Pose estimation tutorial

August 21

CAIP 2017, Ystad, Sweden


The scope of this tutorial is local descriptor based pose estimation and recognition of rigid objects from 3D data. Methods based on local 3D descriptors are showing great potential for recognition and pose estimation of rigid objects, even in challenging scenarios with occlusions and cluttering elements. There is a strong competition within the field, both regarding the choice of a suitable local descriptor for a task and on the algorithmic side. The motivation for achieving a robust and generally applicable solution to this problem is equally strong since this would have a great impact in applications involving autonomous robot systems, e.g. in industrial workcells and in welfare robotics.

This tutorial first introduces the basic concepts of the problem, which in most cases entails accurate reconstruction of complete orientation and position information (the pose) of the recognized objects. In practice, this is often achieved by driving the search for a correct pose by individual point correspondences obtained by matching local descriptors. We review some of the most important local descriptors and show how these can be fused together to boost matching accuracy. Then we introduce some of the different methods available for recognizing 3D objects in point cloud data.

In the last part of this tutorial, we introduce some basic code examples using our own library, aimed at giving the attendees a head start when setting up new object recognition and pose estimation pipelines for 3D data. For those interested in following along with the code examples, installation instructions for the library can be found on the project page: gitlab.com/caro-sdu/covis.


14:00-15:30 Foundations of descriptor based pose estimation and object recognition in 3D data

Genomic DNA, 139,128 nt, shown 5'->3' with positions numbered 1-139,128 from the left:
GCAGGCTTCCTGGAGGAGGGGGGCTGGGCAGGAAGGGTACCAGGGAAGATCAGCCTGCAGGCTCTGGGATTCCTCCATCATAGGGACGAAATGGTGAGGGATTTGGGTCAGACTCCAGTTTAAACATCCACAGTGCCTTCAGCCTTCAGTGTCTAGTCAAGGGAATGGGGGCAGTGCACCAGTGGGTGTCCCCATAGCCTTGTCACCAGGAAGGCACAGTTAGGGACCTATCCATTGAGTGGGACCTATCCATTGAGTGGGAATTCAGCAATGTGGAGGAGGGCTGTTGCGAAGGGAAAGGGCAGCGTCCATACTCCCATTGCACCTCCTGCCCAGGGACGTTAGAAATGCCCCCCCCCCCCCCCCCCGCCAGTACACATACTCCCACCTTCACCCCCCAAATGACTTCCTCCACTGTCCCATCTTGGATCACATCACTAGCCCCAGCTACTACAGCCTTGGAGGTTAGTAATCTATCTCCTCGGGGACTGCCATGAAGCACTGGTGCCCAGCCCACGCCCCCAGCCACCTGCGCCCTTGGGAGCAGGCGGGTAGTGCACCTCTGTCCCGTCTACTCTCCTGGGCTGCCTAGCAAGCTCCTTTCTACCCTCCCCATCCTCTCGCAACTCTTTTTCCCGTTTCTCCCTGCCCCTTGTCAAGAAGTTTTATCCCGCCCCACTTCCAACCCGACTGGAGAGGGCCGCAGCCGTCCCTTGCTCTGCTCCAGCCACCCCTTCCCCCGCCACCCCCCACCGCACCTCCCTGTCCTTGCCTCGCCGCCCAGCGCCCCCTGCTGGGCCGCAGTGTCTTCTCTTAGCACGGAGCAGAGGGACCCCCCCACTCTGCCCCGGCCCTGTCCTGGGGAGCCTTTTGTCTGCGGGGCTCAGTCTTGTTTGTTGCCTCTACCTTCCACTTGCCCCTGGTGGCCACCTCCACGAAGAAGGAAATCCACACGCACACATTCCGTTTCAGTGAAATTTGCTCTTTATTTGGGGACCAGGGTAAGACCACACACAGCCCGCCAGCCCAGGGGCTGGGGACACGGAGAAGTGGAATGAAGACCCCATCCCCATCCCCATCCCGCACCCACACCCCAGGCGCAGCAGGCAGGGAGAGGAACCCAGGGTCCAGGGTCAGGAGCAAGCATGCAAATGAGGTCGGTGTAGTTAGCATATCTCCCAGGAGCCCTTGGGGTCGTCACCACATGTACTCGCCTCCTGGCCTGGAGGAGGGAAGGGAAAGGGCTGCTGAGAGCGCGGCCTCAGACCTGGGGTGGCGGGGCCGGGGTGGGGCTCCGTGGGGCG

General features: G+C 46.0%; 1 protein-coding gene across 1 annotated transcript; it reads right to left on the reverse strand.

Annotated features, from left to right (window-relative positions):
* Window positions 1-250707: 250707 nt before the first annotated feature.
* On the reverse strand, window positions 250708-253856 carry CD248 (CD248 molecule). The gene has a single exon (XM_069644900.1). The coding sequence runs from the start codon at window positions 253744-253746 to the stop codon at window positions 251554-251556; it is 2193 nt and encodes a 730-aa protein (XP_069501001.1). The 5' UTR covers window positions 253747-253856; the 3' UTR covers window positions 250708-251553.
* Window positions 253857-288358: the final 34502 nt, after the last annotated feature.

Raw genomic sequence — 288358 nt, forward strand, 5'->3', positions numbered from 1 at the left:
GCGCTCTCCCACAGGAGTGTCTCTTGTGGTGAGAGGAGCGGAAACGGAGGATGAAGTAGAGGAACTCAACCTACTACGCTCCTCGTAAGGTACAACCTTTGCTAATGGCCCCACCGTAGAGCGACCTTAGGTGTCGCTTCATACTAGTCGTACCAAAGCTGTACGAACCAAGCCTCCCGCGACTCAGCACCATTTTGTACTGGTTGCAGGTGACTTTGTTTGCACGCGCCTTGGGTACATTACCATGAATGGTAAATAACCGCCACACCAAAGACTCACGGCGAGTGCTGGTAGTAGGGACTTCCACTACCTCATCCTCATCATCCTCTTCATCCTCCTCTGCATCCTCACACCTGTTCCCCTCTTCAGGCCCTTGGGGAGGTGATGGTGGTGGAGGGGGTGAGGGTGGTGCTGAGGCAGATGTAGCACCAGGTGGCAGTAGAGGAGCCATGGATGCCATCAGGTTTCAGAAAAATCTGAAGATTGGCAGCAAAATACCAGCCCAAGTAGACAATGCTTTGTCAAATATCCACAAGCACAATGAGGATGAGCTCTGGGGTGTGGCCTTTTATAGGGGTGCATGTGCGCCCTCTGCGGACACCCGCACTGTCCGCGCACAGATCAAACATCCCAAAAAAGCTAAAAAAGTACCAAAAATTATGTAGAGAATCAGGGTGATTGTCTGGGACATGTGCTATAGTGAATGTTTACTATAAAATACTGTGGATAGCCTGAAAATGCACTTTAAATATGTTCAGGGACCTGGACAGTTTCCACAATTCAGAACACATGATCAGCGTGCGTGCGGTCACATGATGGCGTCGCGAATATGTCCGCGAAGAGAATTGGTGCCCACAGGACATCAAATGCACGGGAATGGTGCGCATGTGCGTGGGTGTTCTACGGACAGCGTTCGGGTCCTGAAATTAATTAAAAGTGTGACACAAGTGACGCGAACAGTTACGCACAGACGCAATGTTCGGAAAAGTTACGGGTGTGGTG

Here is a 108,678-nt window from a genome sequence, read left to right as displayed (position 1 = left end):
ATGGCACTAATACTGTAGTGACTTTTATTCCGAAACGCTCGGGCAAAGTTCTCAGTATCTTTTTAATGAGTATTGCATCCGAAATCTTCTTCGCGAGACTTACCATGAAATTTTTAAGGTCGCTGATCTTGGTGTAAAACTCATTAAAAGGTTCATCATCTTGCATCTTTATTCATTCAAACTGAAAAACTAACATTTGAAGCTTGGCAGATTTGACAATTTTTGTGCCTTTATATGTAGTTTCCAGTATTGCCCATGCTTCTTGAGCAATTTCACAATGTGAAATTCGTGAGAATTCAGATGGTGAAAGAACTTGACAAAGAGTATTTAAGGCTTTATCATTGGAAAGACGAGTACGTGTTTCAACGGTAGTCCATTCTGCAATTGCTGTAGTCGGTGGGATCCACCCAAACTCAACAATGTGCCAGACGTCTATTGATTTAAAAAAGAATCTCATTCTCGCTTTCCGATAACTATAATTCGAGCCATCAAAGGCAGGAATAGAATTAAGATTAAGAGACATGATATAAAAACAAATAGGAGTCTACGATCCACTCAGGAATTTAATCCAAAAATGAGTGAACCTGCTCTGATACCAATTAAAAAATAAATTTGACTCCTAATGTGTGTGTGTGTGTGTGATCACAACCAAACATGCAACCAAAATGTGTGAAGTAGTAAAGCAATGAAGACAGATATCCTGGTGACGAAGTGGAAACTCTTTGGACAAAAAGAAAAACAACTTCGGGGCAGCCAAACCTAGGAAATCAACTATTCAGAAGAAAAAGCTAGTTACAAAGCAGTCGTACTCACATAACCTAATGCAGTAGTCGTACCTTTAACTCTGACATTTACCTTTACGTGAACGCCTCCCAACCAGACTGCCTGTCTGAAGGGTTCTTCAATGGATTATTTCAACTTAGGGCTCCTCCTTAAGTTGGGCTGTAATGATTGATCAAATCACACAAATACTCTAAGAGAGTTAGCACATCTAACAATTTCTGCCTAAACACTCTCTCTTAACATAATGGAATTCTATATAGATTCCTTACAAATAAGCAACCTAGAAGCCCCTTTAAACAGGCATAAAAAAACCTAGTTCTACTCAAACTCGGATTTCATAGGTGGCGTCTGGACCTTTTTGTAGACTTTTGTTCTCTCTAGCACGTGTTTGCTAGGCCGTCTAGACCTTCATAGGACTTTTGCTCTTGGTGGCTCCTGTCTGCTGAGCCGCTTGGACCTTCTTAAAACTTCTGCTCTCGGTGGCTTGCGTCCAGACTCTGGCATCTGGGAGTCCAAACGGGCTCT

15:30-16:00 Coffee break

16:00-17.30 Current methods and a practical

Getting started

You can follow along with my code examples during the tutorial, either on your own machine (recommended) or using a virtual machine that I provide.

With a newer Ubuntu Linux installation (16.04 and up), you can use your own machine. Follow these steps:

  • First, you need our own C++ library, CoViS. Compilation guidelines are on the project page: gitlab.com/caro-sdu/covis.
  • After you've successfully compiled the library, additionally compile the python bindings by this command: make covis_python.
  • Get the code and data from the tutorial repository by running the following command from the root folder that you also cloned CoViS into: git clone https://gitlab.com/andersgb1/caip2017petutorial.git.
  • Finally, test that everything works by running the first, basic example from the tutorial folder (remember to do a cd caip2017petutorial first): python preprocessing.py chef.ply --resolution-surface=1 --resolution-feature=5. When a viewer pops up, press R to reset the viewpoint, followed by pressing 1 to switch to depth renderer for point clouds. Press q to close the current viewer.

If you do not have a Linux box, you can use a virtual machine that I have set up using VirtualBox. Having installed VirtualBox on your host machine, you should be able to import my virtual machine (the guest), which you can download here. Note that the file is 4.4 GiB and that the virtual machine is setup to use 2 GiB of RAM. Within this machine, you just need to open a terminal and cd to the folder workspace/caip2017petutorial to get started. Note that this option is entirely at your own risk, since I cannot in advance test how the virtual machine performs on your system.


CAIP 2017 pose estimation tutorial slides


Anders Glent Buch, University of Southern Denmark (anbu@mmmi.sdu.dk)